One Big Victory, No Matter How Small: Immigration Reform

Aug 18, 2014 by

One Big Victory, No Matter How Small: Immigration Reform

Yestel Velasquez is a deeply-rooted member of the New Orleans community who has literally helped rebuild the city in the wake of Hurricane Katrina. Yestel is a community leader fighting against civil rights abuses and racial profiling in New Orleans. He is also an undocumented immigrant who has lived and worked in America for nearly a decade.

On May 13, 2014, Yestel was caught up in a raid by Immigration and Customs Enforcement (ICE) while getting his car fixed at an autoshop frequented by Latino clients. Detained by ICE, Yestel filed a complaint with Department of Homeland Security Office for Civil Rights and Civil Liberties, and was soon after granted a three months stay of his deportation.  He was not, however, released from detention.

On Monday, August 4th, Yestel was informed by ICE that his stay would be revoked and he would be deported by the end of the week.

How do I know about Yestel Velasquez?  Because over a year ago, as Rabbis Organizing Rabbis, we pledged as Reform rabbis to work for Comprehensive Immigration Reform. We rejoiced when bipartisan immigration legislation passed the Senate, but did not stop our work once the House of Representatives refused to act.

Instead, led by our intrepid Lead Organizer, Joy Friedman of Just Congregations, we worked to find out how we could make a difference in the lives of undocumented Americans. At our Chicago CCAR convention, we learned about the movement to prevent deportations that would not occur were the bill passed by the Senate to become the law of the land. By the spring meetings of our Commission on Social Action (CSA) in May, we decided the Reform Movement would engage in immigration reform, one human being at a time, by protecting immigrant families from being torn apart through deportations.

It is a long and instructive (but not appropriate for this piece) story about how we worked closely with the CSA to find national partners who would ask us to help in the defense of potential deportees.

Last Tuesday, the National Day Laborer Organizing Network (NDLON) heard of Yestel’s plight and asked us to act quickly. The CSA leadership thoughtfully and quickly vetted the case, and by Wednesday, the 20 rabbi ROR advisory team was authorized to act. We had our phone scripts and were armed with information and the moral high ground. Alongside partners across the country, we were ready to help save Yestel and his family. In just a few hours, ROR made eleven phone calls to ICE Deputy Director Daniel Ragsdale, and another eleven to Director David Rivera of the New Orleans ICE office.

We all called to share our concern with the deportation of Mr. Yestel Velazquez. Sometimes we had no choice but to leave voicemail messages; other times we were able to engage in conversation. I made our first phone call to Deputy Director Ragsdale’s office and he didn’t understand why a rabbi from Chicago was calling. By our last call of the day, we had made an impression – “And where are you calling from, Rabbi?” he asked.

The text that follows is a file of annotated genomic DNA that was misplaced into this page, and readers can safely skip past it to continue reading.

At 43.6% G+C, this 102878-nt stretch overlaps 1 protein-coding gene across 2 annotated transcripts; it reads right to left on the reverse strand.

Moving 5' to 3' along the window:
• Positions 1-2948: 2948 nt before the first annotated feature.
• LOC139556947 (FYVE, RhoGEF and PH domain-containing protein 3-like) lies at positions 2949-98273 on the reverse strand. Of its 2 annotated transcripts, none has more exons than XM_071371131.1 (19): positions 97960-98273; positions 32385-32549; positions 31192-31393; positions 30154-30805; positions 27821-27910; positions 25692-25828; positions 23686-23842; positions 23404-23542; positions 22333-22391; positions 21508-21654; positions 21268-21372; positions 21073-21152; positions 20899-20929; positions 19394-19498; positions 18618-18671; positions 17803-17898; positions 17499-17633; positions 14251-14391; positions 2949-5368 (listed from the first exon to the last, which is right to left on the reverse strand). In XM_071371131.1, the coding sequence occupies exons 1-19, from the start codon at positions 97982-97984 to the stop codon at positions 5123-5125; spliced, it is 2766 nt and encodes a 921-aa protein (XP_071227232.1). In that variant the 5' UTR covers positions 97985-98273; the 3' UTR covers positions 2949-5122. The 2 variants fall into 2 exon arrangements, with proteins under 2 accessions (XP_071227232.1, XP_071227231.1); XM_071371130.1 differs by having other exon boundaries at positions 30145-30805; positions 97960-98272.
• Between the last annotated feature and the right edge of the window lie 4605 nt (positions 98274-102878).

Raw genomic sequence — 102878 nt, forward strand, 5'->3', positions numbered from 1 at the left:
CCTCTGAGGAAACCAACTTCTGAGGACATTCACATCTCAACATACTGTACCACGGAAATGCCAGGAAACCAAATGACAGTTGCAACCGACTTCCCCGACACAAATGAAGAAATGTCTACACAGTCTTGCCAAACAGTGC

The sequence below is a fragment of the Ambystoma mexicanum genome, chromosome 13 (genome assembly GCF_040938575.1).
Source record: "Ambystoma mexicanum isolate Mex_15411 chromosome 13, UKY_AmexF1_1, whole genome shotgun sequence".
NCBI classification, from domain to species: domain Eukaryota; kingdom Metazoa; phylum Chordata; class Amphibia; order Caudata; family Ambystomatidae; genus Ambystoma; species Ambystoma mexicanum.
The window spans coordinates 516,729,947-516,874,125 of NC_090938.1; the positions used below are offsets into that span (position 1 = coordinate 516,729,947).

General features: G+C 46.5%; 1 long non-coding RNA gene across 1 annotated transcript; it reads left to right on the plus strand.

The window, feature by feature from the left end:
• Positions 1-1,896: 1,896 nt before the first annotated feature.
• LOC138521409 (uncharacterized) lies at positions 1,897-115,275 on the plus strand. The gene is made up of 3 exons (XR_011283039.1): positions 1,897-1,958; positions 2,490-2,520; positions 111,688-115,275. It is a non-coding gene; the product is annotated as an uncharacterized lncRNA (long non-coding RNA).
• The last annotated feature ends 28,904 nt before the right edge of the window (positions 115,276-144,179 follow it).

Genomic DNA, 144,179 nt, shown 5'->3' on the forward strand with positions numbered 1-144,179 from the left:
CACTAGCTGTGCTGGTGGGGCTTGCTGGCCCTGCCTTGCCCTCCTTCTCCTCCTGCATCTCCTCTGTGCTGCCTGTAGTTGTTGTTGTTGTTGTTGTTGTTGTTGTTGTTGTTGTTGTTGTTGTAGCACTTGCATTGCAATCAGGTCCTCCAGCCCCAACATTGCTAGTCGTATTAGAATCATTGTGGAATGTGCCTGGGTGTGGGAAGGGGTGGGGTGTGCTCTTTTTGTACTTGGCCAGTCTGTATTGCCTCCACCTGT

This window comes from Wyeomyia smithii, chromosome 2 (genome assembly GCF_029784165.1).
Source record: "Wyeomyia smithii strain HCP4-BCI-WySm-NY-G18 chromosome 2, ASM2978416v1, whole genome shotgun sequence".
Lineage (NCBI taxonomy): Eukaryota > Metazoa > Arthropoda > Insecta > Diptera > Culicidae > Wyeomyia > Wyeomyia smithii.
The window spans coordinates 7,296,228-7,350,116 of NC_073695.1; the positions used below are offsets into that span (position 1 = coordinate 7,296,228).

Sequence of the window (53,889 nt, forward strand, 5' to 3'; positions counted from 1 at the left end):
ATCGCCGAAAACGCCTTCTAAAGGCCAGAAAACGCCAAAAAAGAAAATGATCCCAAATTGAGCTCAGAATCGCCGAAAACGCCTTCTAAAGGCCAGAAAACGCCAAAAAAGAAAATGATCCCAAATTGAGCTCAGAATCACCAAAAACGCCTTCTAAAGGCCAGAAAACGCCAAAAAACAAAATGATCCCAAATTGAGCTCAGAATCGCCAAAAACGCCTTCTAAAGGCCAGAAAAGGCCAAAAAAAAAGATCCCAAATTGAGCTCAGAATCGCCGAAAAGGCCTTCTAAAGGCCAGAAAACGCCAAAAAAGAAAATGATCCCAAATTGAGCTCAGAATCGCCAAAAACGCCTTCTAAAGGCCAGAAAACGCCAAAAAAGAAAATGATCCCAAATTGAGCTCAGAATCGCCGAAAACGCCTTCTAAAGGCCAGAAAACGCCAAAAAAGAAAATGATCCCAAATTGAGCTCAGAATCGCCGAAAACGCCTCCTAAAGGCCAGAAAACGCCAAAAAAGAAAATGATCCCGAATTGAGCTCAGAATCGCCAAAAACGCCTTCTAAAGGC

By Thursday, we heard great news from our partners at NDLON: ICE released Yestel from detention and granted him a new one-year stay of removal! More importantly, ICE guaranteed Yestel protection from retaliatory deportation.

I do not know if we saved a single life.  But I am glad to have been part of the team that is working, one person at a time, to save the entire world.

Next time the chance comes, do you want to join the team?

Rabbi Seth M. Limmer is rabbi of 
Chicago Sinai Congregation, in Chicago, IL.  

3 Comments

  1. Barry Block

    Kol hakavod, Seth, to you and your team!
    And yes, I would be grateful for the opportunity to make such calls in the future.

  2. drhachen

    Thanks you Seth. You can add me to the call list for the future.

  3. Being a “legal” immigrant into the US, I believe that our search for amnesty is a huge disservice to our country and an injustice towards every legal immigrant in the US, or potential immigrant who wishes to come to the States.
    I was born in Shanghai, because my parents could not get a visa to the states. Even after spending 8 years in war torn China, my parents needed to smuggle themselves into Argentina, and needed to wait another 11 years before being able to come to the states.
    Amnesty makes those who live close to us, and can walk across our borders, de facto immigrants, but does not do the same to those who follow rules, and cannot reach the states as readily. We just read about (http://www.euronews.com/2014/08/16/death-in-a-shipping-container-body-found-among-group-of-illegal-immigrants-at-/) people dying trying to enter a free country. Amnesty will not solve the problem for the truly needy who are escaping actual persecution because of their faith, their political situation, etc. It will help those who are escaping poverty and live close to us. It will also help smugglers of all kinds, and people seeking our harm.
    We need to increase legal immigration, accepting all who would improve our country, and a sizable chunk of those escaping poverty. Being from central America does not make you more needy than being from Africa, from the Middle East, from the Far East.
    Tzedaka has to be provided with thought and care, not wasted by throwing resources into the wind.
    Leon

Trackbacks/Pingbacks

  1. Rabbis Organizing Rabbis: A Victory for Immigrant Justice | Fresh Updates from RAC - […] In coordination with Just Congregations, the CCAR blog just featured Rabbi Seth Limmer’s celebration of this victory​. […]

Leave a Reply